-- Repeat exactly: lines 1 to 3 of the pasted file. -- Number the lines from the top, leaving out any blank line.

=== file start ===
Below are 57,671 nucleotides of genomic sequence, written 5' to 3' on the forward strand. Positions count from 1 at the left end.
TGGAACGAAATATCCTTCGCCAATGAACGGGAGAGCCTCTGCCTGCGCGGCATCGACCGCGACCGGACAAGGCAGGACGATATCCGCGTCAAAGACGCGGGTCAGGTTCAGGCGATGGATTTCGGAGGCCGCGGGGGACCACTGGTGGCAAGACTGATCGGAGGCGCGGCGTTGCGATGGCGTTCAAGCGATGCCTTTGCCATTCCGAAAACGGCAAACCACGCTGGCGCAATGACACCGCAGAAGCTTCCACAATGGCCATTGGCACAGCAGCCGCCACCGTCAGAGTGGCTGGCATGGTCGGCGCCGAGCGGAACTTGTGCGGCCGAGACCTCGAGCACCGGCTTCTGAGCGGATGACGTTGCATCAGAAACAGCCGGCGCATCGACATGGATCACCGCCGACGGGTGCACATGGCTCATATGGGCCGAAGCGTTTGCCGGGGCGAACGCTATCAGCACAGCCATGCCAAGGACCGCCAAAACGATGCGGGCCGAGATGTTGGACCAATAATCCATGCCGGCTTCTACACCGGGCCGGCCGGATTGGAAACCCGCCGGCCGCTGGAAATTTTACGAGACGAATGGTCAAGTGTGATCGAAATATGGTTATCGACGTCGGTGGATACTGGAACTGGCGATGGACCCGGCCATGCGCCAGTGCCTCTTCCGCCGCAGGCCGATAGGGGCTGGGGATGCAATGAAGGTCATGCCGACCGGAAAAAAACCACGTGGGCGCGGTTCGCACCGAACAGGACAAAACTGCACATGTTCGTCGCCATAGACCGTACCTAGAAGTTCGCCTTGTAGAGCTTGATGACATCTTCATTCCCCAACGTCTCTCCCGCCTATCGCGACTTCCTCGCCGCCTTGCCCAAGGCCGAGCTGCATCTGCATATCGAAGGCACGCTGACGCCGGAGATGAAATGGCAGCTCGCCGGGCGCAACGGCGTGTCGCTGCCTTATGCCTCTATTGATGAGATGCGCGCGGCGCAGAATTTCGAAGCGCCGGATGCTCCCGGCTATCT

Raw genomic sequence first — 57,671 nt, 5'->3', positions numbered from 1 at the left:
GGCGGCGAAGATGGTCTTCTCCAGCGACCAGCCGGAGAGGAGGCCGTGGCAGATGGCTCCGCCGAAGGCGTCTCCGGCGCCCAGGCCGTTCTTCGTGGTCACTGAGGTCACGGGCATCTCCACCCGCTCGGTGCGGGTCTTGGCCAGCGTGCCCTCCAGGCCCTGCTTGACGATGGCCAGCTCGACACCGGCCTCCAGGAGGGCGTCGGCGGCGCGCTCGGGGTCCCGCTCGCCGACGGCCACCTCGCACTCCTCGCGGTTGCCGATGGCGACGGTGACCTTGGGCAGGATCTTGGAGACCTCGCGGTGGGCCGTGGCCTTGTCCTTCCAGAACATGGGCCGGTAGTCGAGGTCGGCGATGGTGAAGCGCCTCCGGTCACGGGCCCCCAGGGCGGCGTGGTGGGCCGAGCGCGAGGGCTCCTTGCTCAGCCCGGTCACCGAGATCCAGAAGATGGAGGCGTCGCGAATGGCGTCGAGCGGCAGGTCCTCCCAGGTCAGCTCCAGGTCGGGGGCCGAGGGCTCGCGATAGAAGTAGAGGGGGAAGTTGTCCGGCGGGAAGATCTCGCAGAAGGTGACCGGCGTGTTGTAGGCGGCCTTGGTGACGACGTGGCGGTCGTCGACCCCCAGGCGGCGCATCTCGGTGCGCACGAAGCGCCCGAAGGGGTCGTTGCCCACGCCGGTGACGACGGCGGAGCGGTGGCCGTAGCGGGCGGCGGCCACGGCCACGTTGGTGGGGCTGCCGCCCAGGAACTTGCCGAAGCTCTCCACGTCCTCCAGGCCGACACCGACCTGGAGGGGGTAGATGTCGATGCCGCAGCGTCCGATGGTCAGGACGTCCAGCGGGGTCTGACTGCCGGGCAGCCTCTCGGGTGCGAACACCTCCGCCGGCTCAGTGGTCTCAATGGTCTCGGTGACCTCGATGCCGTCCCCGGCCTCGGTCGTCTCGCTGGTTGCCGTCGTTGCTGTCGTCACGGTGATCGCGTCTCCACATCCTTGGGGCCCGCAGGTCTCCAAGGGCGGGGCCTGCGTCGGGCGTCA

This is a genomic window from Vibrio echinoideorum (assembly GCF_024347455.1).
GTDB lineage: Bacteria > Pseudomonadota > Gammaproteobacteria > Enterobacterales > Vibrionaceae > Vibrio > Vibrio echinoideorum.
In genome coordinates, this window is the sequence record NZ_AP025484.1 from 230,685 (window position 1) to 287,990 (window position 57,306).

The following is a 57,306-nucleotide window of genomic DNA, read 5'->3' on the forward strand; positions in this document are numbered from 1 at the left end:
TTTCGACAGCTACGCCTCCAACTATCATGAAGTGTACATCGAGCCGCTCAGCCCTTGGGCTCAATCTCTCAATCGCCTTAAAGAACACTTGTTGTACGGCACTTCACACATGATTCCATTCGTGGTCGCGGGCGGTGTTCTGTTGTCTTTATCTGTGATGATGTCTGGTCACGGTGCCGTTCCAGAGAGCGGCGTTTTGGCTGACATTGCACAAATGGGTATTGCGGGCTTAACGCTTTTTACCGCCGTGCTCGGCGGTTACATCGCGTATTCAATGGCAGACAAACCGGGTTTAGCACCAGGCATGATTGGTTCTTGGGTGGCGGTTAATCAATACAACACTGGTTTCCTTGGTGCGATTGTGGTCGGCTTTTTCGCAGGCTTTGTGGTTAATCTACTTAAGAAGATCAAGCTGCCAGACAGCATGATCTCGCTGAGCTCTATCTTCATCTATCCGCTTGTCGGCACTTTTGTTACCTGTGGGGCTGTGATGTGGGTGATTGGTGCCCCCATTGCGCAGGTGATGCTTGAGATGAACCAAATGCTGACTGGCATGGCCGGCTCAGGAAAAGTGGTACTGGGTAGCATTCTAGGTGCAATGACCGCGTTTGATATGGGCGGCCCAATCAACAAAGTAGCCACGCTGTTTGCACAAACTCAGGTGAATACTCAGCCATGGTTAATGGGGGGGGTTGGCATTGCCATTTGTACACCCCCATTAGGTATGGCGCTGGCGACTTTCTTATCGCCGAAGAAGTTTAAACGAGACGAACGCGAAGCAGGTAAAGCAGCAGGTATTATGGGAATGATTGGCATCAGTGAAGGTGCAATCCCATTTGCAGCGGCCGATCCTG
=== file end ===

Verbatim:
Below are 57,671 nucleotides of genomic sequence, written 5' to 3' on the forward strand. Positions count from 1 at the left end.
TGGAACGAAATATCCTTCGCCAATGAACGGGAGAGCCTCTGCCTGCGCGGCATCGACCGCGACCGGACAAGGCAGGACGATATCCGCGTCAAAGACGCGGGTCAGGTTCAGGCGATGGATTTCGGAGGCCGCGGGGGACCACTGGTGGCAAGACTGATCGGAGGCGCGGCGTTGCGATGGCGTTCAAGCGATGCCTTTGCCATTCCGAAAACGGCAAACCACGCTGGCGCAATGACACCGCAGAAGCTTCCACAATGGCCATTGGCACAGCAGCCGCCACCGTCAGAGTGGCTGGCATGGTCGGCGCCGAGCGGAACTTGTGCGGCCGAGACCTCGAGCACCGGCTTCTGAGCGGATGACGTTGCATCAGAAACAGCCGGCGCATCGACATGGATCACCGCCGACGGGTGCACATGGCTCATATGGGCCGAAGCGTTTGCCGGGGCGAACGCTATCAGCACAGCCATGCCAAGGACCGCCAAAACGATGCGGGCCGAGATGTTGGACCAATAATCCATGCCGGCTTCTACACCGGGCCGGCCGGATTGGAAACCCGCCGGCCGCTGGAAATTTTACGAGACGAATGGTCAAGTGTGATCGAAATATGGTTATCGACGTCGGTGGATACTGGAACTGGCGATGGACCCGGCCATGCGCCAGTGCCTCTTCCGCCGCAGGCCGATAGGGGCTGGGGATGCAATGAAGGTCATGCCGACCGGAAAAAAACCACGTGGGCGCGGTTCGCACCGAACAGGACAAAACTGCACATGTTCGTCGCCATAGACCGTACCTAGAAGTTCGCCTTGTAGAGCTTGATGACATCTTCATTCCCCAACGTCTCTCCCGCCTATCGCGACTTCCTCGCCGCCTTGCCCAAGGCCGAGCTGCATCTGCATATCGAAGGCACGCTGACGCCGGAGATGAAATGGCAGCTCGCCGGGCGCAACGGCGTGTCGCTGCCTTATGCCTCTATTGATGAGATGCGCGCGGCGCAGAATTTCGAAGCGCCGGATGCTCCCGGCTATCT

Raw genomic sequence first — 57,671 nt, 5'->3', positions numbered from 1 at the left: